The dairy industry produces yogurts, cheese, ice-cream and butter in addition to milk, and dairy industry waste generated by these processes must be treated.
The residues produced during these transformation processes, combined with large water consumption needs means that the dairy industry produces a lot of wastewater; 4 – 15 L of water can be used per litter of milk processed.
Wastewater is produced during the cleaning process of the milking equipment and pipelines that are usually made in four cycles: 1) rinsing, where about 92% of the suspended solids are removed; 2) detergent wash to remove the attached organic material; 3) acid rinsing to remove the inorganic deposits from the piping and neutralise the alkaline detergent residue; 4) sanitising rinse to ensure that the milk lines are free of any microorganisms.
Dairy industry waste water contains lots of organic matter and hydrocarbon compounds, presenting high values of chemical oxygen demand, COD (1000–12 000 mg O2/L,) and biochemical oxygen demand, BOD5 (500–2600 mg O2/L). This makes the use of biological processes for the treatment of these effluents a very good choice.
Wastewater with high levels of organic matter (COD/BOD) Phosphorus (P) and Nitrogen (N) cause several problems, such as eutrophication, oxygen consumption and toxicity, when discharged to the environment. It is, therefore, necessary to remove these substances from wastewaters to reduce their harm to environments. It is also a legal requirement!
The treatment of dairy industry waste water by biological purification processes, using biofilms, has many advantages in terms of capital investment, operating costs and efficiency compared to other process.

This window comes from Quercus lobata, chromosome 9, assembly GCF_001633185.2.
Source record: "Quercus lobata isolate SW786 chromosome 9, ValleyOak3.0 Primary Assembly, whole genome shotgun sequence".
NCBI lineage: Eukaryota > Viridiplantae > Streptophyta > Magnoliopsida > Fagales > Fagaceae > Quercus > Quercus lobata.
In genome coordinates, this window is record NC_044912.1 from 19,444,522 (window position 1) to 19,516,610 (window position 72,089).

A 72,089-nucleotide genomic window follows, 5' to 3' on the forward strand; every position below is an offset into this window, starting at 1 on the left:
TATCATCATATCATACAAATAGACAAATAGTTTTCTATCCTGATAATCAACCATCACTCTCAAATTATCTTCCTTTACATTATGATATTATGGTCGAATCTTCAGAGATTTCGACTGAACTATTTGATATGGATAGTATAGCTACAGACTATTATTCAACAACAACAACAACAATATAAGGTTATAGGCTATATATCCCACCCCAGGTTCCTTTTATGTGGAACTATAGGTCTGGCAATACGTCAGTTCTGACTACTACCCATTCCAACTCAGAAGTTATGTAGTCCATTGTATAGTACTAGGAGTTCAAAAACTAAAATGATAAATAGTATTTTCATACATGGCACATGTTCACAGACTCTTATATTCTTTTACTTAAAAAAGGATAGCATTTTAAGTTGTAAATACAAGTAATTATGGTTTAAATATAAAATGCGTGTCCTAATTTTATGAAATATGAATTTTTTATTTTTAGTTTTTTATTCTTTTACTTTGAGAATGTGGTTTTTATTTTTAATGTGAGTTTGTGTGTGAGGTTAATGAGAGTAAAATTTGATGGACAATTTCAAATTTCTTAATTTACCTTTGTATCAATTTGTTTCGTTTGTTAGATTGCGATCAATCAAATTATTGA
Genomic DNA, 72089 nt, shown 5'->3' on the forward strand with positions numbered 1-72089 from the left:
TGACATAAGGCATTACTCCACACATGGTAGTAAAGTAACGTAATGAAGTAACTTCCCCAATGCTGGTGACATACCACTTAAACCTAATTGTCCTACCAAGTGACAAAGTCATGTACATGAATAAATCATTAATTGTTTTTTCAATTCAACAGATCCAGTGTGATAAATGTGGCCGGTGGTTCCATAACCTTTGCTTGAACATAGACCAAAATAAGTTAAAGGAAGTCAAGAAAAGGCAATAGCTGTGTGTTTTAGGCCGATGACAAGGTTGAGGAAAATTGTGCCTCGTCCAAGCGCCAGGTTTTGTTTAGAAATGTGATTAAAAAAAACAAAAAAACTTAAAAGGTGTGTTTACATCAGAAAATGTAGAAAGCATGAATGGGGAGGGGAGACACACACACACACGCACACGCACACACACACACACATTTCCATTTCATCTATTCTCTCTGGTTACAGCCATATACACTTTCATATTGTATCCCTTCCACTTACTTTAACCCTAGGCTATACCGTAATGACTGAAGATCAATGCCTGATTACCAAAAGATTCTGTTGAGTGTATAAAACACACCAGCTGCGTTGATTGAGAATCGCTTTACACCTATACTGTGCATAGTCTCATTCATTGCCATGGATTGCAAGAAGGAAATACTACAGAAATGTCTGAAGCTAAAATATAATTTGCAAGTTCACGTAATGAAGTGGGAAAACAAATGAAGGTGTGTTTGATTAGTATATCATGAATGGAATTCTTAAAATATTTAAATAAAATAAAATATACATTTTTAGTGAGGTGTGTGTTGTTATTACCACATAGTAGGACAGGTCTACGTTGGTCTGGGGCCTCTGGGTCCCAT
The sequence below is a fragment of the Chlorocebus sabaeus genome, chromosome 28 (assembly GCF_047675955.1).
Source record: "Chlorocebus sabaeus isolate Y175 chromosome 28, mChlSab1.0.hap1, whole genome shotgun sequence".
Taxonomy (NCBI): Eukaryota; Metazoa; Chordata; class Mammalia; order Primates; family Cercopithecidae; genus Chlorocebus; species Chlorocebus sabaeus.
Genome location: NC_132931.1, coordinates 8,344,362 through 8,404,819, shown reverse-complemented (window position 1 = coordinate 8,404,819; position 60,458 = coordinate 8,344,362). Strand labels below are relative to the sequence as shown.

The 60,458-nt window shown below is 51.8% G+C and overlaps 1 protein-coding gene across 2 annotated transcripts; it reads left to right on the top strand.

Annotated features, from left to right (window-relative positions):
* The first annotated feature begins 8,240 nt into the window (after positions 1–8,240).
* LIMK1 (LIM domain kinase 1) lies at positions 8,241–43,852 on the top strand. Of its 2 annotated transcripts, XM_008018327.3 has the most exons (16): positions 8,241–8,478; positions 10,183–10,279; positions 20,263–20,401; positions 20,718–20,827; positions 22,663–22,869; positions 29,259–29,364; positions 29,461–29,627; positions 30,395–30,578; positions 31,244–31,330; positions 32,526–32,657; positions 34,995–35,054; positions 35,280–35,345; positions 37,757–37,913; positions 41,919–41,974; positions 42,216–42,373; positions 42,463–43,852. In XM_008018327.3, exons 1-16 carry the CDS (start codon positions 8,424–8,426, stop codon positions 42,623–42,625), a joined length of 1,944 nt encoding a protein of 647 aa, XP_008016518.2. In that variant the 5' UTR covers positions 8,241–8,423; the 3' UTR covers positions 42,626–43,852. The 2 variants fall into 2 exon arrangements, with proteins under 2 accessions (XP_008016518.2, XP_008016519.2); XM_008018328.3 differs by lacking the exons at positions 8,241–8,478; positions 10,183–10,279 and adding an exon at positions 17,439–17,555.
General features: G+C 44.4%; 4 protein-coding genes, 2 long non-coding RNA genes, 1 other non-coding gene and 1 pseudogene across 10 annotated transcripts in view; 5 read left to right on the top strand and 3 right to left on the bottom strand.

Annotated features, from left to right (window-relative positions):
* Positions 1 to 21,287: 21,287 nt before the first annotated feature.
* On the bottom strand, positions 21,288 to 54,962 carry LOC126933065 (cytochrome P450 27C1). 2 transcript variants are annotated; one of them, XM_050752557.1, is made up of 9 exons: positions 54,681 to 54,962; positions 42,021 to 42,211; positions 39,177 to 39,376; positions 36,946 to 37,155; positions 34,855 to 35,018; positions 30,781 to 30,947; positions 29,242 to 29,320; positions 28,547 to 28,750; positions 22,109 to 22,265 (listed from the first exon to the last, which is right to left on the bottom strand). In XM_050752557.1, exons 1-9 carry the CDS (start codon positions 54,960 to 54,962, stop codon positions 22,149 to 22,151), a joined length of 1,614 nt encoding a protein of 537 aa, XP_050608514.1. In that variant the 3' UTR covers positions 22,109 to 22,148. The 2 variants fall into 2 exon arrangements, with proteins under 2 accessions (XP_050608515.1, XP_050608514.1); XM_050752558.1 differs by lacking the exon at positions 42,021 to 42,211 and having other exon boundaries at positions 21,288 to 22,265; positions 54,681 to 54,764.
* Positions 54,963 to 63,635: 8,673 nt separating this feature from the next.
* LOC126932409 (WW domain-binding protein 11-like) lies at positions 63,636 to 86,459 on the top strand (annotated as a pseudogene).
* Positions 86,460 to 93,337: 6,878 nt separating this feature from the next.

Two technologies are commonly used for biological treatment of waste water: activated sludge and trickling filters. A moving bed biological reactor (MBBR) is a compilation of these two technologies. The biomass in the MBBR exists in two forms: suspended flocks and a biofilm attached to carriers / a substrate. It can be operated at high organic loads as it doesn’t tend to get overloaded.
Further reading on biofilms and dairy waste
Andreia D. Santos, Rui C. Martins, Rosa M. Quinta-Ferreira, Luis M. Castro,
Moving bed biofilm reactor (MBBR) for dairy wastewater treatment, Energy Reports, Volume 6, Supplement 8, 2020, Pages 340-344, ISSN 2352-4847, https://doi.org/10.1016/j.egyr.2020.11.158.
A. Aitcheikh, N. Boutaleb, B. Bahlaouan1, A. El Jaafari,T. Taiek, M. Bennani, S. Lazar,S. El Antri. Dairy Wastewater Treatment in Moving Bed Biofilm Reactor using Sardine’s Scales as Biomass Support. International Journal of Engineering Research & Technology (IJERT), Vol. 3 Issue 11, November-2014. https://www.ijert.org/research/dairy-wastewater-treatment-in-moving-bed-biofilm-reactor-using-sardines-scales-as-biomass-support-IJERTV3IS110126.pdf
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